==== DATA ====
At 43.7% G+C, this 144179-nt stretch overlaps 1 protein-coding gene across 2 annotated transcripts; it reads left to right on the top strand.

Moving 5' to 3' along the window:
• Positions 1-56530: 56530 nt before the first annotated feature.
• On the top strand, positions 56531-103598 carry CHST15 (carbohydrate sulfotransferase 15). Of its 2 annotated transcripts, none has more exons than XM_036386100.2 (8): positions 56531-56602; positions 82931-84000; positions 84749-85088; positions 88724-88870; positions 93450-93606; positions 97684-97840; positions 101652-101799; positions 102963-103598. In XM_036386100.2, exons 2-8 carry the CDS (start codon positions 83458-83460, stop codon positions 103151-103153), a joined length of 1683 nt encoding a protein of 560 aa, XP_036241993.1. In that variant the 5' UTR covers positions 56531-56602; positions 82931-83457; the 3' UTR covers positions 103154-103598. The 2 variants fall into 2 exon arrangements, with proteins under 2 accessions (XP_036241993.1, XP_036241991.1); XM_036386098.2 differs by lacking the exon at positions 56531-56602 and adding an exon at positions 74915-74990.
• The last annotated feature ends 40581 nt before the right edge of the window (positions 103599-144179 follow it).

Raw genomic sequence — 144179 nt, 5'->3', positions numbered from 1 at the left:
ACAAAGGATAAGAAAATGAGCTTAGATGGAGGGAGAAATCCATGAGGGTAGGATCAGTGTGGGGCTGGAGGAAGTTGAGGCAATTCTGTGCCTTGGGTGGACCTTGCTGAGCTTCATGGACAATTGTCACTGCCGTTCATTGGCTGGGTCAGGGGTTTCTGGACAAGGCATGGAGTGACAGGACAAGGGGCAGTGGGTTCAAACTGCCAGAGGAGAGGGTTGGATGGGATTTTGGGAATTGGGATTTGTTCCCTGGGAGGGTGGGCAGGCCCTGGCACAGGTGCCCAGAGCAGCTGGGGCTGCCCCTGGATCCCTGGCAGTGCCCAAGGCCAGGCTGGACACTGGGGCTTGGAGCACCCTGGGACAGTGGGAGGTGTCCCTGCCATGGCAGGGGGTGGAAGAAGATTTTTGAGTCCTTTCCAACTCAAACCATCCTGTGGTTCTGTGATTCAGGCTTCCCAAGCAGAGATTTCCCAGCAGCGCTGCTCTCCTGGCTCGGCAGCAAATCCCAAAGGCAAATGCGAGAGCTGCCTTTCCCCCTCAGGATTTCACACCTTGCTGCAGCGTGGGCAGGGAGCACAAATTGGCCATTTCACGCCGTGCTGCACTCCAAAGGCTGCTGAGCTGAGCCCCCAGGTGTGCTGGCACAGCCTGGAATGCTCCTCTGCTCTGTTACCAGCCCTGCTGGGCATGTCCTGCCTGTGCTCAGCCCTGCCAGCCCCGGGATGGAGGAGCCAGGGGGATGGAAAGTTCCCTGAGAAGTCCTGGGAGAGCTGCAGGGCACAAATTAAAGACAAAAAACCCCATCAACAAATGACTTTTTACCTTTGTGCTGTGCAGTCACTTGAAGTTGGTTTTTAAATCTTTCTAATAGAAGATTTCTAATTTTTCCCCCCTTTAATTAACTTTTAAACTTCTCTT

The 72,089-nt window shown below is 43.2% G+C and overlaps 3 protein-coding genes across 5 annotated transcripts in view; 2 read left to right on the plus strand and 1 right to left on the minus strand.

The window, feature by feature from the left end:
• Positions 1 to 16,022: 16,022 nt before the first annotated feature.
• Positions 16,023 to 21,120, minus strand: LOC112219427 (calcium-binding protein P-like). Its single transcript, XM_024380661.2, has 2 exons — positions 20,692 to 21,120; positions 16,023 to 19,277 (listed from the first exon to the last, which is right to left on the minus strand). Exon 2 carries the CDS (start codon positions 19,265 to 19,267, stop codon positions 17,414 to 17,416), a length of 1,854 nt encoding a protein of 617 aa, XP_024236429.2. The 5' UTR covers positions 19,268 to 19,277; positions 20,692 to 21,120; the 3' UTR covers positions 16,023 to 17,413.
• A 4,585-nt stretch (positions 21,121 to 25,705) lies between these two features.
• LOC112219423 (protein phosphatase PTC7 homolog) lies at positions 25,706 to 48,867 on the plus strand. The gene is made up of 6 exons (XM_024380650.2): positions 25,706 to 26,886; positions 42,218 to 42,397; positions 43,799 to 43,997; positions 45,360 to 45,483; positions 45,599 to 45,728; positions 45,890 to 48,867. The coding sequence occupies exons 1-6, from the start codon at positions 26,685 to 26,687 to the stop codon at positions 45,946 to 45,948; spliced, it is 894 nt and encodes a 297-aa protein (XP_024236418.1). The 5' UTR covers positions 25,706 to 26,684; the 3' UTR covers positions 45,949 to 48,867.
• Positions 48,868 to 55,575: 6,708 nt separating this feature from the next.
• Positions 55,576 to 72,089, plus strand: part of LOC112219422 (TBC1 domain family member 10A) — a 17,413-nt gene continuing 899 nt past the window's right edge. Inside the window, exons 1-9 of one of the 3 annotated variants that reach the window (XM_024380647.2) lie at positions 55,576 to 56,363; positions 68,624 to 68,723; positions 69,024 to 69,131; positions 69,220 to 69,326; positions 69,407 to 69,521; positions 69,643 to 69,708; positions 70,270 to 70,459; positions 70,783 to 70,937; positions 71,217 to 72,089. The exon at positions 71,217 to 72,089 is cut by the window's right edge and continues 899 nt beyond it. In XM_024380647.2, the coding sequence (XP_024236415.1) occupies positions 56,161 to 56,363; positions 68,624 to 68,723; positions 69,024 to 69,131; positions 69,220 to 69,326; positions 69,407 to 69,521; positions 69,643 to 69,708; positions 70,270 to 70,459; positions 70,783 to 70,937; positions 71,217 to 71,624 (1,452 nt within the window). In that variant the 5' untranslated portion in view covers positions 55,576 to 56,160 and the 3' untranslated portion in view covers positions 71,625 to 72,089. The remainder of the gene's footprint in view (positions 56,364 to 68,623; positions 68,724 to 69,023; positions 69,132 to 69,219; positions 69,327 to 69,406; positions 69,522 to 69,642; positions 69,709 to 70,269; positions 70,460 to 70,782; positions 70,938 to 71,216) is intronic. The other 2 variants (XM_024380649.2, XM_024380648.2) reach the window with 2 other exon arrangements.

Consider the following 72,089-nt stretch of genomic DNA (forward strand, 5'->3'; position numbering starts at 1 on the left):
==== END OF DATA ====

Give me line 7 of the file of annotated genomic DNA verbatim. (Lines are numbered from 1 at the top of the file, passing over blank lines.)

ACAAAGGATAAGAAAATGAGCTTAGATGGAGGGAGAAATCCATGAGGGTAGGATCAGTGTGGGGCTGGAGGAAGTTGAGGCAATTCTGTGCCTTGGGTGGACCTTGCTGAGCTTCATGGACAATTGTCACTGCCGTTCATTGGCTGGGTCAGGGGTTTCTGGACAAGGCATGGAGTGACAGGACAAGGGGCAGTGGGTTCAAACTGCCAGAGGAGAGGGTTGGATGGGATTTTGGGAATTGGGATTTGTTCCCTGGGAGGGTGGGCAGGCCCTGGCACAGGTGCCCAGAGCAGCTGGGGCTGCCCCTGGATCCCTGGCAGTGCCCAAGGCCAGGCTGGACACTGGGGCTTGGAGCACCCTGGGACAGTGGGAGGTGTCCCTGCCATGGCAGGGGGTGGAAGAAGATTTTTGAGTCCTTTCCAACTCAAACCATCCTGTGGTTCTGTGATTCAGGCTTCCCAAGCAGAGATTTCCCAGCAGCGCTGCTCTCCTGGCTCGGCAGCAAATCCCAAAGGCAAATGCGAGAGCTGCCTTTCCCCCTCAGGATTTCACACCTTGCTGCAGCGTGGGCAGGGAGCACAAATTGGCCATTTCACGCCGTGCTGCACTCCAAAGGCTGCTGAGCTGAGCCCCCAGGTGTGCTGGCACAGCCTGGAATGCTCCTCTGCTCTGTTACCAGCCCTGCTGGGCATGTCCTGCCTGTGCTCAGCCCTGCCAGCCCCGGGATGGAGGAGCCAGGGGGATGGAAAGTTCCCTGAGAAGTCCTGGGAGAGCTGCAGGGCACAAATTAAAGACAAAAAACCCCATCAACAAATGACTTTTTACCTTTGTGCTGTGCAGTCACTTGAAGTTGGTTTTTAAATCTTTCTAATAGAAGATTTCTAATTTTTCCCCCCTTTAATTAACTTTTAAACTTCTCTT